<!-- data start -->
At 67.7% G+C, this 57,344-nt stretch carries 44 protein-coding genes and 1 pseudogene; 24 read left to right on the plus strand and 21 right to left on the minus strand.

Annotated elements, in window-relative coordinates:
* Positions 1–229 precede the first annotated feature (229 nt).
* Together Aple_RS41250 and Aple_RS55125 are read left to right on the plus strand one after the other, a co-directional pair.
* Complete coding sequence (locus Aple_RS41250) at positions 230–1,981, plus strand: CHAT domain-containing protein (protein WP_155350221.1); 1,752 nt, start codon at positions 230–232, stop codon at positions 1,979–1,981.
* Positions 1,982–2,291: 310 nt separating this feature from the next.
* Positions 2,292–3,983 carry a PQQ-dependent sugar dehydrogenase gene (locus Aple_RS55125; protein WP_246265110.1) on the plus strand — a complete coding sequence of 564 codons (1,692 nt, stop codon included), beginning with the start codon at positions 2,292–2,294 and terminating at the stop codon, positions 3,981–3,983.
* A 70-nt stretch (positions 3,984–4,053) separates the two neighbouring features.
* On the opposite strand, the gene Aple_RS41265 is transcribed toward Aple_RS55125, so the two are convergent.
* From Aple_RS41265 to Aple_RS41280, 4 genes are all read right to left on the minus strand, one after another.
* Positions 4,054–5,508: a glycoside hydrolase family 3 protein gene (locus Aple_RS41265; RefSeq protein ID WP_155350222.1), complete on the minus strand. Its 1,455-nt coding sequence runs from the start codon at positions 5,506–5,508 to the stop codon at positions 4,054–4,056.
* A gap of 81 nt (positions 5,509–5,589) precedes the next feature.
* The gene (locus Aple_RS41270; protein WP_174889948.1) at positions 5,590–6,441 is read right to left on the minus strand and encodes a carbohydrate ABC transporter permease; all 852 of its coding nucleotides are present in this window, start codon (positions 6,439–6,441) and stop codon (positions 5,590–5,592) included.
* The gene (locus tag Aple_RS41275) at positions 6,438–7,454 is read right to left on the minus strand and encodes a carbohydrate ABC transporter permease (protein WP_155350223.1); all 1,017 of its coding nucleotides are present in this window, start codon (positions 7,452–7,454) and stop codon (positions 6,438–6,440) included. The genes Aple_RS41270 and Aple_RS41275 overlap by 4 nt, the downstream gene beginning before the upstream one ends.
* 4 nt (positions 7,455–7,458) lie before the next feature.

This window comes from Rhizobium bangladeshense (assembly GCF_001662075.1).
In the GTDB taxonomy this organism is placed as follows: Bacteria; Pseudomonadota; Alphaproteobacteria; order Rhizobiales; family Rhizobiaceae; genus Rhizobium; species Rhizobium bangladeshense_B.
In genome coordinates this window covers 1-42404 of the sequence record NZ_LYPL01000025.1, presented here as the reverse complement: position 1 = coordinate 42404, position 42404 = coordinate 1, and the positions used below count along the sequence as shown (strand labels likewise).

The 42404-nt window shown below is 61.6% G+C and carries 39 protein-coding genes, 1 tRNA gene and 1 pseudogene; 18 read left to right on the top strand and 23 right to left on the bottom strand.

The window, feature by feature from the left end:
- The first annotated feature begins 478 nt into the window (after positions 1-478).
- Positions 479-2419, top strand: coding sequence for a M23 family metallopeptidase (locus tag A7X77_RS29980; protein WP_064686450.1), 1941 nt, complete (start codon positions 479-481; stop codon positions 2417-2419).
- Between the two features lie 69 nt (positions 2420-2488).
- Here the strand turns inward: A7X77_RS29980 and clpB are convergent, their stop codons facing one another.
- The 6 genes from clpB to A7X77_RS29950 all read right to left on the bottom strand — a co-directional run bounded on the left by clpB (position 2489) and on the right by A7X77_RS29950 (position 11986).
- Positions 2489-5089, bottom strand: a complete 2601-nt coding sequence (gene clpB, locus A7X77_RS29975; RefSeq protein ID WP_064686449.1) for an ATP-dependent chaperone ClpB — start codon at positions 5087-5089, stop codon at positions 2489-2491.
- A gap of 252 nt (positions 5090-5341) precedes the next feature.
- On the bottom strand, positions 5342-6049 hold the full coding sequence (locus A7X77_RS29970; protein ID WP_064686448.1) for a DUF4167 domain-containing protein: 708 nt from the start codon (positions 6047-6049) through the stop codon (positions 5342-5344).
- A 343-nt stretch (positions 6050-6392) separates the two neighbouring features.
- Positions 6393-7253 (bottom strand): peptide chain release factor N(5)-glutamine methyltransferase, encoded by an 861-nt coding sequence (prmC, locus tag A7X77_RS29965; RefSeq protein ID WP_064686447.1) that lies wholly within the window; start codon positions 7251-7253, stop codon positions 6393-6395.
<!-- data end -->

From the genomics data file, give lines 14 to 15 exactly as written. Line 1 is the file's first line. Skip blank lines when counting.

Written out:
* The gene (locus tag Aple_RS41275) at positions 6,438–7,454 is read right to left on the minus strand and encodes a carbohydrate ABC transporter permease (protein WP_155350223.1); all 1,017 of its coding nucleotides are present in this window, start codon (positions 7,452–7,454) and stop codon (positions 6,438–6,440) included. The genes Aple_RS41270 and Aple_RS41275 overlap by 4 nt, the downstream gene beginning before the upstream one ends.
* 4 nt (positions 7,455–7,458) lie before the next feature.